# Bit counting in a contiguous memory chunk

I was asked in an interview the following question.

``````int countSetBits(void *ptr, int start, int end);
``````

Synopsis: Assume that `ptr` points to a big chunk of memory. Viewing this memory as contiguous sequence of bits, `start` and `end` are bit positions. Assume `start` and `end` have proper values and `ptr` is pointing to an initialized chunck of memory.

Question: Write a C code to count number of bits set from `start` to `end` [inclusive] and return the count.

Just to make it more clear

`````` ptr---->+-------------------------------+
| 0 | 1 | 2 | 3 | 4 | 5 | 6 | 7 |
+-------------------------------+
| 8 | 9 |                   |15 |
+-------------------------------+
|                               |
+-------------------------------+
...
...
+-------------------------------+
|               | S |           |
+-------------------------------+
...
...
+-------------------------------+
|    | E |                      |
+-------------------------------+
...
...
``````

My solution:

``````int countSetBits(void *ptr, int start, int end )
{
int count = 0, idx;

char *ch;

for (idx = start; idx <= end; idx++)
{     ch = ptr + (idx/8);

if((128 >> (idx%8)) & (*ch))
{
count++;
}
}

return count;
}
``````

I gave a very lengthy and somewhat inefficient code during the interview. I worked on it later and came up with above solution.

I am very sure SO community can provide more elegant solution. I am just curious to see their response.

PS: Above code is not compiled. It is more like a pseudo code and may contain errors.

• I think you probably missed the point. It's going to be much more efficient if your main loop works in bytes not bits, so you have `for (int i = ...; ...; ++i) count += bits_per_byte[((unsigned char*)ptr)[i]]`. Where bits_per_byte is a precomputed array of 256 values holding the number of set bits for each possible byte value. You have a bit of messing around to do at the start and end of your loop where you don't have a whole byte to play with. – john Aug 27 '11 at 7:31
• I think they wanted you to demonstrate lookup table usage. Assuming 8-bit chars, you make a 256-long array that maps a character to number of bits in it. 1You can do the same with 16-bit quantities of course, or with anything that is not too big and efficiently addressed. – n. 'pronouns' m. Aug 27 '11 at 7:37
• I'm not sure with the start/end value. Do they mean bit offset or byte offset or what? – Mu Qiao Aug 27 '11 at 7:42
• Do the start and end indexes count from the MSB to the LSB inside the bytes or the other way around? – harold Aug 27 '11 at 9:39
• @harold: that's not clearly specified, and I would expect that this question would have to be asked in the interview. The example `countSetBits()` function in the question counts from MSB to LSB. – Michael Burr Aug 28 '11 at 15:32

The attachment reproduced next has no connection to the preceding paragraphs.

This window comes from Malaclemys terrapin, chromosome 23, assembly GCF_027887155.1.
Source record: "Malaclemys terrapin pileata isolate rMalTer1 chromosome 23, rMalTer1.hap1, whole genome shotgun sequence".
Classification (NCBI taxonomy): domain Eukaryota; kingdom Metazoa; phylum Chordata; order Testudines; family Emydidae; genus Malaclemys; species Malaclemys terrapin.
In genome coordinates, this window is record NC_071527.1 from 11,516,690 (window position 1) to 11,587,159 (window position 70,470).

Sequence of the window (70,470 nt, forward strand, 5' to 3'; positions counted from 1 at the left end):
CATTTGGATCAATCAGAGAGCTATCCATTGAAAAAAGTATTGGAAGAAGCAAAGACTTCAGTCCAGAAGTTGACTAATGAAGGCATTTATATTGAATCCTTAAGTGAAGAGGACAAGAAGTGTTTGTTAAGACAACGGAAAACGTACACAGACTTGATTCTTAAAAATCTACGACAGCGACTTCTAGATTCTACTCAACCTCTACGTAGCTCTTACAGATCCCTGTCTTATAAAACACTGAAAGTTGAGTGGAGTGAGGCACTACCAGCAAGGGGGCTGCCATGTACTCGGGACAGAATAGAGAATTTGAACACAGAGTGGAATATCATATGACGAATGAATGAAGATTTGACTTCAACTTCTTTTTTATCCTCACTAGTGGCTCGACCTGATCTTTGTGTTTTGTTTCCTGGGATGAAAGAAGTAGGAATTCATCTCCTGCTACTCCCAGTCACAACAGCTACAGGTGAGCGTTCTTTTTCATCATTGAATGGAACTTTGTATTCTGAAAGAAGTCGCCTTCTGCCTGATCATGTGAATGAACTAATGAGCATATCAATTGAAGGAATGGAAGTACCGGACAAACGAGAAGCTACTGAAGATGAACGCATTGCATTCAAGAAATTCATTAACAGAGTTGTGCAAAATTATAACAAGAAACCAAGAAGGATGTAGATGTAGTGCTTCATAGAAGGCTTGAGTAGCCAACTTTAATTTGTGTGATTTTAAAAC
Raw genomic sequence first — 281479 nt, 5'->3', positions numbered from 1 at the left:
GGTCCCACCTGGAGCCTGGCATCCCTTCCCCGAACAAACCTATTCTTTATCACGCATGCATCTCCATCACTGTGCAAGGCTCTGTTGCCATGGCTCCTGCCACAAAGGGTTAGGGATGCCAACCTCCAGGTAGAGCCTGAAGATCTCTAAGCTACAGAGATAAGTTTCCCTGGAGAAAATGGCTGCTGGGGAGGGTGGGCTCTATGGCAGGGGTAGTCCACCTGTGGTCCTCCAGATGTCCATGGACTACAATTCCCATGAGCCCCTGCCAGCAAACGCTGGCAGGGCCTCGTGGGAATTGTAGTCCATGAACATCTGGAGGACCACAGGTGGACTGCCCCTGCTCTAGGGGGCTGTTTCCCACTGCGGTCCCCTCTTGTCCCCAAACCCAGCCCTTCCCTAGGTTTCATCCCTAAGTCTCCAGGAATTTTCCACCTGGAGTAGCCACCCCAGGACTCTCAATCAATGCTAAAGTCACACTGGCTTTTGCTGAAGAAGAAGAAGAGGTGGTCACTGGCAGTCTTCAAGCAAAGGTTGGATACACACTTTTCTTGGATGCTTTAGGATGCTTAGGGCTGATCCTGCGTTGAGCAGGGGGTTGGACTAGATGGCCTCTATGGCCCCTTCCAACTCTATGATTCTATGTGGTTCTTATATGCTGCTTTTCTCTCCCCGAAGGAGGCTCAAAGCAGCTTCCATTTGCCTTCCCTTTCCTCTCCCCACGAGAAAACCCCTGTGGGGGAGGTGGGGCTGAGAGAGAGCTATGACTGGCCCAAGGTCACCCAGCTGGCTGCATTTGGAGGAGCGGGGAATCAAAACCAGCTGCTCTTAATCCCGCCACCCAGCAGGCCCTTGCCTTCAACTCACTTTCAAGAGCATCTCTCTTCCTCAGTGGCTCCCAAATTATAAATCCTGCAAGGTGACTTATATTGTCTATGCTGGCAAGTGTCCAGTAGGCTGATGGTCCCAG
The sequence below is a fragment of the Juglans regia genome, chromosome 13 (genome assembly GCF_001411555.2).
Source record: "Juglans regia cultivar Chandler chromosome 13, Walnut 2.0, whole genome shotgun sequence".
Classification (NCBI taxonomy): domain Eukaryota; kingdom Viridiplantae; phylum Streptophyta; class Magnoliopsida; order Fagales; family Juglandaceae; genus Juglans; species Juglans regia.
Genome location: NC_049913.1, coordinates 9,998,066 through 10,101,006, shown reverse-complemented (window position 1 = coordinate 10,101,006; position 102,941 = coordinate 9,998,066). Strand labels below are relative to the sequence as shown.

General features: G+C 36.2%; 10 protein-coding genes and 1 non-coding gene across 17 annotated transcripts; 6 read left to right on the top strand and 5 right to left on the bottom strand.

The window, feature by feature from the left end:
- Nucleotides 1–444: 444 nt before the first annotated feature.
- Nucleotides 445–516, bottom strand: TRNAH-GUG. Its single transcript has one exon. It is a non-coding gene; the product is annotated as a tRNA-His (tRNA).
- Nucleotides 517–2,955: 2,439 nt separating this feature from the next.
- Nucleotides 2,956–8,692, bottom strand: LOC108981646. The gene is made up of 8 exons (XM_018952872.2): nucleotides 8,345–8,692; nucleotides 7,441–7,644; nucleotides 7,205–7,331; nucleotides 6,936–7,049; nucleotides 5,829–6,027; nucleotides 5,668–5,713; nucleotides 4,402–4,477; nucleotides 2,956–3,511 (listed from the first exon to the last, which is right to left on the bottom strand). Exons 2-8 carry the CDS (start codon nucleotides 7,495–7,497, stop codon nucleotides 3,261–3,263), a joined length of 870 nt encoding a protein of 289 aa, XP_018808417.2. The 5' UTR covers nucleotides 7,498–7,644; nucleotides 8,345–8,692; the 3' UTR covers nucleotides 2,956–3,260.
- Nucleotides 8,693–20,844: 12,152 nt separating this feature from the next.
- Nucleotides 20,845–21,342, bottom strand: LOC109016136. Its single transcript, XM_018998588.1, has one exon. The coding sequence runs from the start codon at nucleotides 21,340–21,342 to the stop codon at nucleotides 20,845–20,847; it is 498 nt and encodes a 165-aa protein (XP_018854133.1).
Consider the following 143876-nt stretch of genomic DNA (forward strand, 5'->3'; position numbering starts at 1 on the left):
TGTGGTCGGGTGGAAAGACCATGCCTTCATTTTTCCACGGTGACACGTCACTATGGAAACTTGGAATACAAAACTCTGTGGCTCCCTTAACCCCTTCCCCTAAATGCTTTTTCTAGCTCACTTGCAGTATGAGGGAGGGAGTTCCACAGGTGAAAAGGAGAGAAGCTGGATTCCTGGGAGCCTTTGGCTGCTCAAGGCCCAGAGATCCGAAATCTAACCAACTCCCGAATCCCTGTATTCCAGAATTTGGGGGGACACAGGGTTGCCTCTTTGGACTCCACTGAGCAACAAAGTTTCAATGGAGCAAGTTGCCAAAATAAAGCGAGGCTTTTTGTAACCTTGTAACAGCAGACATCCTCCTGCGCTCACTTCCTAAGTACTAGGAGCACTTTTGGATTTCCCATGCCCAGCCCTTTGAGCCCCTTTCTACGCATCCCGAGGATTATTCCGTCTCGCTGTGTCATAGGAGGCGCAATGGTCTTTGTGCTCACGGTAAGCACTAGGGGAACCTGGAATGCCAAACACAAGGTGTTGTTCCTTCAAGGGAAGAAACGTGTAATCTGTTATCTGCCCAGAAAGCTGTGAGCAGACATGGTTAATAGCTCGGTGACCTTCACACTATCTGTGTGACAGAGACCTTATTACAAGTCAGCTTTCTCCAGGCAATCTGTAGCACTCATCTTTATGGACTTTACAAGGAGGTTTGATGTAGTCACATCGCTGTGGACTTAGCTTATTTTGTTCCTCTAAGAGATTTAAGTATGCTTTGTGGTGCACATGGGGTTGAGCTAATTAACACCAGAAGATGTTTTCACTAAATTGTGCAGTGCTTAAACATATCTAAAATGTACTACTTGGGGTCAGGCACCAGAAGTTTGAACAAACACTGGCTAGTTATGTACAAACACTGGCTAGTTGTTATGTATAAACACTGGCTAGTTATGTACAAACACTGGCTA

The most quick and efficient way to my opinion is to use a table of 256 entries, where every element represents number of bits in the index. Index is a next byte from the memory location.

something like this:

``````int bit_table = {0, 1, 1, 2, 1, ...};
char* p = ptr + start;
int count = 0;
for (p; p != ptr + end; p++)
count += bit_table[*(unsigned char*)p];
``````
• But an important part of the problem is that `start` and `end` are bit indexes - not byte indexes. And they might not be on even byte boundaries (and the fact that they could be within the same byte adds another boundary condition). – Michael Burr Aug 27 '11 at 8:43
• yepp, this is a good optimization for most part of the range but you have to use something else for the boundaries. – Karoly Horvath Aug 27 '11 at 9:45
• Accepted this response as it is certainly a very quick solution. However, we can do some optimization, even in the context of an interview. Such as using a lookup array of size 16 to represent set bits in lower octet. @Michael Burr and Jiri used them below. – Bhaskar Aug 27 '11 at 19:58
• @dimitri, did you actually benchmark this? RAM access is 200-300 cycles on modern machines, cache access is few dozen (depending on level) and registers are essentially instantaneous. Lookup table will put a pressure on processor's memory hierarchy, which may wipe-out any performance gained from lowering the amount of calculation. On modern processors with deep memory hierarchies, it is often faster to do more calculation and less memory access than the other way around. I'm not claiming this is the case here, but it's hard to know without benchmarking! – Branko Dimitrijevic Aug 28 '11 at 19:42
• The question clearly says start and end are BIT positions. This code is wrong, as the guy who marked it right. – jpinto3912 Aug 28 '11 at 20:11

Boundary conditions, they get no respect...

Everyone here seems to be concentrating on the lookup table to count the bits. And that's OK, but I think that even more important when answering an interview question is to make sure you handle the boundary conditions.

The look up table is just an optimization. It's much more important to get the answer right than to get it fast. If this were my interview, going straight for the lookup table without even mentioning that there are some tricky details about handling the first few and last few bits that aren't on full-byte boundaries would be worse than coming up with a solution that counted each bit ploddingly, but got the boundary conditions right.

So I think Bhaskar's solution in his question is probably superior to the most of the answers mentioned here - it seems to handle the boundary conditions.

Here's a solution that uses a lookup table and tries to still handle the boundaries (it's only lightly tested, so I won't claim that it's 100% correct). It's also uglier than I'd like, but it's late:

``````typedef unsigned char uint8_t;

static
size_t bits_in_byte( uint8_t val)
{
static int const half_byte[] = { 0, 1, 1, 2, 1, 2, 2, 3, 1, 2, 2, 3, 2, 3, 3, 4 };

int result1 = half_byte[val & 0x0f];
int result2 = half_byte[(val >> 4) & 0x0f];

return result1 + result2;
}

int countSetBits( void* ptr, int start, int end)
{
uint8_t*    first;
uint8_t*    last;
int         bits_first;
int         bits_last;

size_t count = 0;

// get bits from the first byte
first = ((uint8_t*) ptr) + (start / 8);
bits_first = 8 - start % 8;
mask_first = (1 << bits_first) - 1;

// get bits from last byte
last = ((uint8_t*) ptr) + (end / 8);
bits_last = 1 + (end % 8);